Book Review – Walking into Eternity

Joyce book N4

Ulysses is certainly a book worth reading, something of an adventure given its size, prestige and depth of detail but getting a start can be a challenge.

For many, particularly the fabled ‘average reader’, the intimidation factor is high. The novel is celebrated for its evocation of various literary styles, its deep interiorised portrayal of its three main characters and an apparently pedestrian plot which camouflages Joyce’s sense that the mundane and the mythological are one and the same. These are among the novel’s strengths but they can create the impression that Ulysses is a chore rather than a pleasure.

Rodney Devitt will be best known to Dublin Joyceans for his walking tours along Sandymount Strand on Bloomsday. His new chapbook Walking Into Eternity is an embodiment of these tours and provides an excellent foot-in-the-door for a willing reader who feels excluded from the text.

Intended to be read in a single sitting, Walking Into Eternity addresses the chapters of the book specifically concerning Sandymount and neighbouring locales. Sandymount Strand is, of course, the site of Stephen Daedalus’ ‘walk into eternity’ (after which the book takes its title). This is where he muses on his philosophical preoccupations and the immediate sensory details of a morning’s walk on the beach.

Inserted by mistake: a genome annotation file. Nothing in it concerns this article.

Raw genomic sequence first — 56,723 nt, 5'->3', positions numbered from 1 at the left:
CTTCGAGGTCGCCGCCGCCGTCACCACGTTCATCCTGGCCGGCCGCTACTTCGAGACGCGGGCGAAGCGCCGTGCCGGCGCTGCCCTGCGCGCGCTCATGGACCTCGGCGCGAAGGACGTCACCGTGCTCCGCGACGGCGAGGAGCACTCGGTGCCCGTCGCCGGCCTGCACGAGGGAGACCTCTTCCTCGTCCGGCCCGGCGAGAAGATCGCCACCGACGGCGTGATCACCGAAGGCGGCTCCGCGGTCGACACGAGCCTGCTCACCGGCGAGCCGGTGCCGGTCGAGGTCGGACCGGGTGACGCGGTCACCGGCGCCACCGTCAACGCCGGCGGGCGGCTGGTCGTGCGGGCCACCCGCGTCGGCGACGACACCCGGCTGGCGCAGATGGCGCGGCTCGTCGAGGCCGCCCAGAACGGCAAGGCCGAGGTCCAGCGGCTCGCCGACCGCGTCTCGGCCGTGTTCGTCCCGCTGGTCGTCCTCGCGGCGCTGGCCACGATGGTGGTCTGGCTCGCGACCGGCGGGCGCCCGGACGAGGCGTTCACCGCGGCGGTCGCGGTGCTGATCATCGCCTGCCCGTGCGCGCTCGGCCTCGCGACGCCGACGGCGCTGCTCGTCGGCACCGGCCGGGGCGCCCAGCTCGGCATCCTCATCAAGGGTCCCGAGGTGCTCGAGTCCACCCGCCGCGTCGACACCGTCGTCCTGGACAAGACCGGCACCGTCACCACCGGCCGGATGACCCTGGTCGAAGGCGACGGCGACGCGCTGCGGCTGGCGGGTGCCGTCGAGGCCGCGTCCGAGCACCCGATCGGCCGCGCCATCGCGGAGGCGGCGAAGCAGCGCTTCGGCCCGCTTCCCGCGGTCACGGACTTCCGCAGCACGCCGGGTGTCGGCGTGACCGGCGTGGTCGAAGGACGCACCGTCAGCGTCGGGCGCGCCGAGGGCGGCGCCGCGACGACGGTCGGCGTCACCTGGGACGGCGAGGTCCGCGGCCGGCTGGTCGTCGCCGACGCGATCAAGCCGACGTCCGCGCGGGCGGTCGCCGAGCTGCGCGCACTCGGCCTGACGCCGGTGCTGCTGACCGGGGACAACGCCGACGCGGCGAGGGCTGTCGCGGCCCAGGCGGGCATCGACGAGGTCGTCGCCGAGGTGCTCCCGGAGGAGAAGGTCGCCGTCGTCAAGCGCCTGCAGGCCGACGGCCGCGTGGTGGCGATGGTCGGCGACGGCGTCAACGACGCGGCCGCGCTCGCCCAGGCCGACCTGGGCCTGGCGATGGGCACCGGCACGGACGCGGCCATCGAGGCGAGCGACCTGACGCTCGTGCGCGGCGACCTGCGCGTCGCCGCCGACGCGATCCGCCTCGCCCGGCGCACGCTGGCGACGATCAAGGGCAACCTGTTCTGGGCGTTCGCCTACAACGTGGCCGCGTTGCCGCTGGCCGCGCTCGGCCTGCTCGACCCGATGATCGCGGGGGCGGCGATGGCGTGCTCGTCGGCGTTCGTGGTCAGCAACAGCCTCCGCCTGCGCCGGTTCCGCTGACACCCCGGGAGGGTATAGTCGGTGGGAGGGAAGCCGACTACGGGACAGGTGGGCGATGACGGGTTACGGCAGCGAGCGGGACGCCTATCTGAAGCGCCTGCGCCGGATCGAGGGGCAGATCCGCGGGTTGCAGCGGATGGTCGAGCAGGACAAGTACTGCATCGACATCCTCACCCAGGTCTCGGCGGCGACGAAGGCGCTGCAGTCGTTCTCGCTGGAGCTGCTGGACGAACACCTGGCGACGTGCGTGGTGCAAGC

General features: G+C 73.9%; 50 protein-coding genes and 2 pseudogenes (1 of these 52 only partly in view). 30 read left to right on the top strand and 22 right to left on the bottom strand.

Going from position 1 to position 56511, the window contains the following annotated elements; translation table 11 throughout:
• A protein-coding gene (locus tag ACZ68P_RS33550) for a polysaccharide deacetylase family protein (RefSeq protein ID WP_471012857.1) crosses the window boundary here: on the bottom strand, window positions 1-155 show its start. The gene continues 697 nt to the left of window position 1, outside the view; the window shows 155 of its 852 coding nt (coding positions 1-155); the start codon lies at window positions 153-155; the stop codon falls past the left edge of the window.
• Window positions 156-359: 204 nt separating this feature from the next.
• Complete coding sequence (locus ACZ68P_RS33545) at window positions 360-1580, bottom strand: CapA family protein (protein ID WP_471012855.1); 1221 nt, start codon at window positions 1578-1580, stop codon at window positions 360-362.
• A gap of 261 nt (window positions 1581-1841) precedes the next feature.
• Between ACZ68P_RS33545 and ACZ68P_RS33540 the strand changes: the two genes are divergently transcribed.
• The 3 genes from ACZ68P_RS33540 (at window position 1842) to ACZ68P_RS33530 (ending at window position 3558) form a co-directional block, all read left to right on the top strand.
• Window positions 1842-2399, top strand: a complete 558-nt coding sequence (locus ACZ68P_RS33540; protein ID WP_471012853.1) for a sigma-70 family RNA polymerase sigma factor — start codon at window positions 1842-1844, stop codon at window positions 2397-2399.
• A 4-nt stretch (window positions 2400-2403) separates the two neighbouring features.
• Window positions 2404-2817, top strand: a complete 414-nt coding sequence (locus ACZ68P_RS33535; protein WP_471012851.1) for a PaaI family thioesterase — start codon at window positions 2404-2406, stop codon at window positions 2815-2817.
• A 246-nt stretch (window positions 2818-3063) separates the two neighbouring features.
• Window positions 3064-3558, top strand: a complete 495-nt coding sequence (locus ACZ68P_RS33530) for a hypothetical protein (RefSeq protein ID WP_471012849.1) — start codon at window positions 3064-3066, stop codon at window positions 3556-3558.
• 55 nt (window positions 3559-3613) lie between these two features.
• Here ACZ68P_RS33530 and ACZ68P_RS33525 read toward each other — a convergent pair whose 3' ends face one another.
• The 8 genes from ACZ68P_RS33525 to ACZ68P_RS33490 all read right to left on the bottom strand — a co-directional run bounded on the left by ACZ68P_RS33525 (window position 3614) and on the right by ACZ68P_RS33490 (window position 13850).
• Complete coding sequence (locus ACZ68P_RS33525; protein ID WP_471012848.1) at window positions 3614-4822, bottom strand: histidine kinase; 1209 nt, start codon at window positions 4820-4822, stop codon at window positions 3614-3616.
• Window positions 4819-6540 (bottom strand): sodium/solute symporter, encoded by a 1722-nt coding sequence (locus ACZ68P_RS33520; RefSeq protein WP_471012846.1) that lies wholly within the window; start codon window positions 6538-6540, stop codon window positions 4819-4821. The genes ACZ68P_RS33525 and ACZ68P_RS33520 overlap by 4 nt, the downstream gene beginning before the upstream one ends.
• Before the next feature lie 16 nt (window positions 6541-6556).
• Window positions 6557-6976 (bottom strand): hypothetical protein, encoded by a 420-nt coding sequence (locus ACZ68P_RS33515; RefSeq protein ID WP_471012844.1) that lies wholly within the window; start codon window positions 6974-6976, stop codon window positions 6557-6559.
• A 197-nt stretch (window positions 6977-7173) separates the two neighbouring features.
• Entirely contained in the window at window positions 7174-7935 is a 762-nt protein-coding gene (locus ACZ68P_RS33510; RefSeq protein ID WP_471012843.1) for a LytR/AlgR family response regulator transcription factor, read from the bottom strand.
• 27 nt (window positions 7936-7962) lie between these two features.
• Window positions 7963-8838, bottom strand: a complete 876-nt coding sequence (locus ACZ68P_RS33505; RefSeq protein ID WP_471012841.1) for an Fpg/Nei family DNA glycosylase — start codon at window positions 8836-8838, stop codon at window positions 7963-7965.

Devitt, in discussing this scene, presents its possible appeal for a reader by sharing his own enthusiasm for the accuracy of the descriptions. He also sketches a little history of the area to communicate the significance of Joyce’s artistry, and his eye for the critical little details of place.

The second section of Walking Into Eternity, for instance, provides a brief account of the development of Sandymount as a residential neighbourhood, providing context for the relevant episode of the novel.
The art design of the book intersperses colour images with choice quotes from the novel and encourages a leisurely consideration of the pages and, by extension, its subject. Walking Into Eternity is a fine and friendly starting point for budding readers of Joyce’s great work.

reviewed by Ruairi Conneely